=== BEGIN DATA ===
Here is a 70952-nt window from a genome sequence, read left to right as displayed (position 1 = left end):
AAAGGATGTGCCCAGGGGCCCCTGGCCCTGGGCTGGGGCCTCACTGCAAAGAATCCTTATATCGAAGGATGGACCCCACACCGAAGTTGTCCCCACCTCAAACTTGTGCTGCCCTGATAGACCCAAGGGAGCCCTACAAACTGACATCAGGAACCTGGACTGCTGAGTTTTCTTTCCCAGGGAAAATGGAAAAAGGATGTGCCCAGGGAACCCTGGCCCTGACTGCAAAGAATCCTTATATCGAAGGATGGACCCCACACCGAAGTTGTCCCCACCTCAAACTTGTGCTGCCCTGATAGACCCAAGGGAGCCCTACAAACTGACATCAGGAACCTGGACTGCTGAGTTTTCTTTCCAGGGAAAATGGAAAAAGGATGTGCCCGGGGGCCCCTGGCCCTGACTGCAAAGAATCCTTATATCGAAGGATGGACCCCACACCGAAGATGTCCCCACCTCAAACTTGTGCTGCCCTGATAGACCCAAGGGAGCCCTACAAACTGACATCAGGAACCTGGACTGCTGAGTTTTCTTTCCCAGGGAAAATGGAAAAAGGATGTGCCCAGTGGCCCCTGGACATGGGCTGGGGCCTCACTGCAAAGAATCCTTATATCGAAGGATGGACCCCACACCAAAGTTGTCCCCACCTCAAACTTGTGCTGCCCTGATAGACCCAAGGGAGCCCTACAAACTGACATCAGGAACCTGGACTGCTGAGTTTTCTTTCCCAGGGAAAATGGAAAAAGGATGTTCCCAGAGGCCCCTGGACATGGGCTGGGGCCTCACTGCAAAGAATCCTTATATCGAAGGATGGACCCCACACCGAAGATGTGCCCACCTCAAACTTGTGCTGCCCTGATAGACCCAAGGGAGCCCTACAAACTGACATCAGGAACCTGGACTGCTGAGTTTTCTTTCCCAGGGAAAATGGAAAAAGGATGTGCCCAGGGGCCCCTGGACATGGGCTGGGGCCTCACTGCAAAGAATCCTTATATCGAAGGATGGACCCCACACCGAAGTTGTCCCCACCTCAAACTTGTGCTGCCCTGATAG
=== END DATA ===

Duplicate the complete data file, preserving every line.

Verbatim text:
Here is a 70952-nt window from a genome sequence, read left to right as displayed (position 1 = left end):
AAAGGATGTGCCCAGGGGCCCCTGGCCCTGGGCTGGGGCCTCACTGCAAAGAATCCTTATATCGAAGGATGGACCCCACACCGAAGTTGTCCCCACCTCAAACTTGTGCTGCCCTGATAGACCCAAGGGAGCCCTACAAACTGACATCAGGAACCTGGACTGCTGAGTTTTCTTTCCCAGGGAAAATGGAAAAAGGATGTGCCCAGGGAACCCTGGCCCTGACTGCAAAGAATCCTTATATCGAAGGATGGACCCCACACCGAAGTTGTCCCCACCTCAAACTTGTGCTGCCCTGATAGACCCAAGGGAGCCCTACAAACTGACATCAGGAACCTGGACTGCTGAGTTTTCTTTCCAGGGAAAATGGAAAAAGGATGTGCCCGGGGGCCCCTGGCCCTGACTGCAAAGAATCCTTATATCGAAGGATGGACCCCACACCGAAGATGTCCCCACCTCAAACTTGTGCTGCCCTGATAGACCCAAGGGAGCCCTACAAACTGACATCAGGAACCTGGACTGCTGAGTTTTCTTTCCCAGGGAAAATGGAAAAAGGATGTGCCCAGTGGCCCCTGGACATGGGCTGGGGCCTCACTGCAAAGAATCCTTATATCGAAGGATGGACCCCACACCAAAGTTGTCCCCACCTCAAACTTGTGCTGCCCTGATAGACCCAAGGGAGCCCTACAAACTGACATCAGGAACCTGGACTGCTGAGTTTTCTTTCCCAGGGAAAATGGAAAAAGGATGTTCCCAGAGGCCCCTGGACATGGGCTGGGGCCTCACTGCAAAGAATCCTTATATCGAAGGATGGACCCCACACCGAAGATGTGCCCACCTCAAACTTGTGCTGCCCTGATAGACCCAAGGGAGCCCTACAAACTGACATCAGGAACCTGGACTGCTGAGTTTTCTTTCCCAGGGAAAATGGAAAAAGGATGTGCCCAGGGGCCCCTGGACATGGGCTGGGGCCTCACTGCAAAGAATCCTTATATCGAAGGATGGACCCCACACCGAAGTTGTCCCCACCTCAAACTTGTGCTGCCCTGATAG